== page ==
Kentucky’s Aaron Harrison celebrates with his teammates after an NCAA Midwest Regional final college basketball tournament game against Michigan Sunday, March 30, 2014, in Indianapolis. Kentucky won 75-72 to advance to the Final Four. (AP Photo/David J. Phillip)

THE COACHES

Billy Donovan, Florida. So much for not being able to get the Gators to the Final Four without NBA-ready players. Might be the best coaching job of his career.

Calipari, Kentucky. The slick coach with the designer suits might irritate some, but he sure can recruit players — and win games.

Bo Ryan, Wisconsin. His has been the feel-good story so far, making the Final Four for the first time as a coach after taking his late father, Butch, every year since 1976 as a birthday gift.

Kevin Ollie, UConn. Thrust into a difficult situation following the retirement of Jim Calhoun and NCAA sanctions last season. Managed it all incredibly well, particularly for a first-time head coach.

NUMBERS

0_Points by Kentucky’s Marcus Lee had in the 10 games prior to scoring 10 against Michigan in the Elite Eight.

0.000051_Percentage of people (612 total) who accurately predicted the Final Four out of 11 million entries in ESPN’s Tournament Challenge.

2_SEC teams (Kentucky and Florida) in the Final Four out of three that made it into the NCAA tournament.

3_Teams that Kentucky beat in the bracket that were in the Final Four a year ago (Wichita State, Louisville and Michigan).

4_Times UConn’s men’s and women’s teams have reached the Final Four in the same season, most of any school.

8_Years since there were no repeat Final Four teams before this season.

8.1_Turnovers per game by Wisconsin, best in the nation.

16_Straight NCAA tournament appearances by Wisconsin, most among the Final Four teams.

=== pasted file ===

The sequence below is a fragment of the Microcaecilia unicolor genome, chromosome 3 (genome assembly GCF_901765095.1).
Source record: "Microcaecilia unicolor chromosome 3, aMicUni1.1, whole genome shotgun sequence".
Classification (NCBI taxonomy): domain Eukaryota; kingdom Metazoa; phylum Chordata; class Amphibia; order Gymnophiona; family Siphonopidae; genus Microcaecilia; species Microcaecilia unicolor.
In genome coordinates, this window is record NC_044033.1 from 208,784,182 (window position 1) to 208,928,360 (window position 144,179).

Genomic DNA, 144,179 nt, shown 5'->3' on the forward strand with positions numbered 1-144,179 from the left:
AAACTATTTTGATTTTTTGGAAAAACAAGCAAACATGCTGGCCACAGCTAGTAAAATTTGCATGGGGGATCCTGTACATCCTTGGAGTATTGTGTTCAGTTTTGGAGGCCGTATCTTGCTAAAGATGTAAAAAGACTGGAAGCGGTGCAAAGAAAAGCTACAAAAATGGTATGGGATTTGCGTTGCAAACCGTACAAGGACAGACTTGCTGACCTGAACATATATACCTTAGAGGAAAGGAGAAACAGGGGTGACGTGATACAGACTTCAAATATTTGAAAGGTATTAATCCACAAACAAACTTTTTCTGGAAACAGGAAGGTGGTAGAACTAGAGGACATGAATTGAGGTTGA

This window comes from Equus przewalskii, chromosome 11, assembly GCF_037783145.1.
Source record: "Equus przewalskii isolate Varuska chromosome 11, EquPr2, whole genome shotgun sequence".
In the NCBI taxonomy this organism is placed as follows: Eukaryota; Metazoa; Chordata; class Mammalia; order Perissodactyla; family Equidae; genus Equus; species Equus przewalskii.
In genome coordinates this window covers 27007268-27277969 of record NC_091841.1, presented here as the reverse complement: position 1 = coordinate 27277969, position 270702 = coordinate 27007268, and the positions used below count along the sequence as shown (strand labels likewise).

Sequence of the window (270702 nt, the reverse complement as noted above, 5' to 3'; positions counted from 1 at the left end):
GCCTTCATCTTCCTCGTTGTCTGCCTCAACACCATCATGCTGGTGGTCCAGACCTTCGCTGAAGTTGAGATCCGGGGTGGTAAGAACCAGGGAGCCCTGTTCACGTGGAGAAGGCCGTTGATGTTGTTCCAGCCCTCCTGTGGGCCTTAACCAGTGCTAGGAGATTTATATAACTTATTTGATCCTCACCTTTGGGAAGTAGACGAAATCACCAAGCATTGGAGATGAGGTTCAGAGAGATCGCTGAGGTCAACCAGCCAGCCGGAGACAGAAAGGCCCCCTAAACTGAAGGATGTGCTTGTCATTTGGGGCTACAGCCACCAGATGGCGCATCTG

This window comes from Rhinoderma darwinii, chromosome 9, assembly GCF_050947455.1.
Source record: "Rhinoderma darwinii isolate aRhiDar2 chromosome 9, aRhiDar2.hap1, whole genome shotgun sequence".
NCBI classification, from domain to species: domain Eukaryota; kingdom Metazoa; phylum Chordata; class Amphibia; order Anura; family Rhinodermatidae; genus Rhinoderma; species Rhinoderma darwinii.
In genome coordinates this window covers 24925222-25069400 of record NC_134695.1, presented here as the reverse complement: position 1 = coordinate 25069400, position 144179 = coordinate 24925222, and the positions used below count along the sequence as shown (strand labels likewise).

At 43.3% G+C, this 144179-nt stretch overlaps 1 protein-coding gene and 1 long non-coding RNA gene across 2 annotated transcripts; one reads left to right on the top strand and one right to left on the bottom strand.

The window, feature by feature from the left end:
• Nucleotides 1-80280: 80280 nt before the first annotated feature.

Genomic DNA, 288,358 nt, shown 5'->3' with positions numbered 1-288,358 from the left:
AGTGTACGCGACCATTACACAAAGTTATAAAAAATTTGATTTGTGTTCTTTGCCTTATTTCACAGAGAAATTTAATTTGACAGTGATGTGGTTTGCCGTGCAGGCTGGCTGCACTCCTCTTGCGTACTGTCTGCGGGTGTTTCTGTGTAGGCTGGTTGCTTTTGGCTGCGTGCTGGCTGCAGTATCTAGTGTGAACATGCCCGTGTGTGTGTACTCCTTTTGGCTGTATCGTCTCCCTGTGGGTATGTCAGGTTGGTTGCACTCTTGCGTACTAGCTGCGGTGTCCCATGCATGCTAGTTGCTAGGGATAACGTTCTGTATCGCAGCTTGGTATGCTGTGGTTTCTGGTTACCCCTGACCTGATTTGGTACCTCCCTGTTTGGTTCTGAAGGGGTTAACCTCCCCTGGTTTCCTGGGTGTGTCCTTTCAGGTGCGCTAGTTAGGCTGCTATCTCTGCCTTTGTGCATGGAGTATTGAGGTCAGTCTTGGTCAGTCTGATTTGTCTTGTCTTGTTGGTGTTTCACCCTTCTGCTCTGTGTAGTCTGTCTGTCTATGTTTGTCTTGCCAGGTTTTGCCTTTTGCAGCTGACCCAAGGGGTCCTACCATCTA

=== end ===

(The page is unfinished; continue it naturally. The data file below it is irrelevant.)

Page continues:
73_Years since Wisconsin’s last and only national championship.

2,720_Points scored by Wisconsin this season, a school record.

Connecticut's Ryan Boatright (11) celebrates during the second half of a regional final against Michigan State in the NCAA college basketball tournament  Sunday, March 30, 2014, in New York. Connecticut won the game 60-54. (AP Photo/Frank Franklin II)

Connecticut’s Ryan Boatright (11) celebrates during the second half of a regional final against Michigan State in the NCAA college basketball tournament Sunday, March 30, 2014, in New York. Connecticut won the game 60-54. (AP Photo/Frank Franklin II)

FAMOUS ALUMNI

Connecticut: Actress Meg Ryan, physicist David Lee, actor Ron Palillo (Horshack!), screenwriter/producer Jeremy Leven.

Florida: Actress Faye Dunaway, Nobel Prize winners Marshall Nirenberg and Robert Grubbs, Yankees owner Hal Steinbrenner, Wendy’s owner Dave Thomas.

Kentucky: Actress Ashley Judd, Sen. Mitch McConnell, astronaut Story Musgrave, Nobel Prize winner William Lipscomb.

Wisconsin: Baseball Commissioner Bud Selig, Vice President Dick Cheney, architect Frank Lloyd Wright, actor Don Ameche, singers Steve Miller and Boz Scaggs.

 

Copyright 2014 The Associated Press. All rights reserved. This material may not be published, broadcast, rewritten or redistributed.